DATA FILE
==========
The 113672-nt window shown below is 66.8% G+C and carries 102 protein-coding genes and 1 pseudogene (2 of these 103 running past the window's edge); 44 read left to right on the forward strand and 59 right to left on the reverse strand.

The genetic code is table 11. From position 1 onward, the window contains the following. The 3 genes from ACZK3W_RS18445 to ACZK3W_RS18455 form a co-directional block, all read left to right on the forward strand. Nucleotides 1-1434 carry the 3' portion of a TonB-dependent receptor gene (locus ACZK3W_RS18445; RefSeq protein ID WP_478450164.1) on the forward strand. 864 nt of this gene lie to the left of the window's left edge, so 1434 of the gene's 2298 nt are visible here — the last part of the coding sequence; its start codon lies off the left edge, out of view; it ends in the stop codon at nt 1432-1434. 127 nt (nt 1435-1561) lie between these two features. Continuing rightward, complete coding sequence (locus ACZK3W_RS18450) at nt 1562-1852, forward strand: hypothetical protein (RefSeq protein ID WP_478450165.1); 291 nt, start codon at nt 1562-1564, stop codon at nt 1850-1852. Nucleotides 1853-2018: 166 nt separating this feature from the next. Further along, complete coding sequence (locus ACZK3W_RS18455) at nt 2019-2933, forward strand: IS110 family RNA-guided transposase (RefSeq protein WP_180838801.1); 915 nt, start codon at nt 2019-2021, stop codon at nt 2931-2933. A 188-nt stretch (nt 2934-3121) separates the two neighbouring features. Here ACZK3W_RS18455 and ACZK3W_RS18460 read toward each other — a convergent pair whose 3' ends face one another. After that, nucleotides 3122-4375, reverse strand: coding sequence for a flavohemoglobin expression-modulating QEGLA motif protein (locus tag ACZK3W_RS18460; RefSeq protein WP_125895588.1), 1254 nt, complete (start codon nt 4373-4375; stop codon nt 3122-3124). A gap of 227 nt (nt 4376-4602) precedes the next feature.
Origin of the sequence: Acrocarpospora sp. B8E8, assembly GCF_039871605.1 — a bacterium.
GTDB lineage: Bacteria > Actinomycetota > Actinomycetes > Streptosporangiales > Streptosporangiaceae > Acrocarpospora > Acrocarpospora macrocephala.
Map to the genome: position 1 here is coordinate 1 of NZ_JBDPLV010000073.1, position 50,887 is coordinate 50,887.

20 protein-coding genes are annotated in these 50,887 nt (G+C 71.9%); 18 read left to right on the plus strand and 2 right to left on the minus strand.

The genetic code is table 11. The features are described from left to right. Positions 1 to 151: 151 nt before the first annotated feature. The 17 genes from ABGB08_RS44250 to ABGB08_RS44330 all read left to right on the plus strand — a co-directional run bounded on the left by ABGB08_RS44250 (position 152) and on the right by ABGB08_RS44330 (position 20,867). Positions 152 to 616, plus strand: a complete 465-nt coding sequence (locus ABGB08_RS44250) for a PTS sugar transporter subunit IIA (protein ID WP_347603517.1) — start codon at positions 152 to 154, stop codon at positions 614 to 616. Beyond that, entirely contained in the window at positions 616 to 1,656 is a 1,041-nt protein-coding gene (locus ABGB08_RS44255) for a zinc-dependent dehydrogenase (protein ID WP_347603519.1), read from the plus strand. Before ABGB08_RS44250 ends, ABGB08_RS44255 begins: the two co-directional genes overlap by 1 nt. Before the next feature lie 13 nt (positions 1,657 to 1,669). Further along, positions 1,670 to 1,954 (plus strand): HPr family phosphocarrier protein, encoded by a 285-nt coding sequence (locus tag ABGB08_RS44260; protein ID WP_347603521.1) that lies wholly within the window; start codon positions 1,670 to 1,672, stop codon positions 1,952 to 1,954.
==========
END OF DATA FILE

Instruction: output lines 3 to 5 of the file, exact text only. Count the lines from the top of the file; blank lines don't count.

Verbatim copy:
Origin of the sequence: Acrocarpospora sp. B8E8, assembly GCF_039871605.1 — a bacterium.
GTDB lineage: Bacteria > Actinomycetota > Actinomycetes > Streptosporangiales > Streptosporangiaceae > Acrocarpospora > Acrocarpospora macrocephala.
Map to the genome: position 1 here is coordinate 1 of NZ_JBDPLV010000073.1, position 50,887 is coordinate 50,887.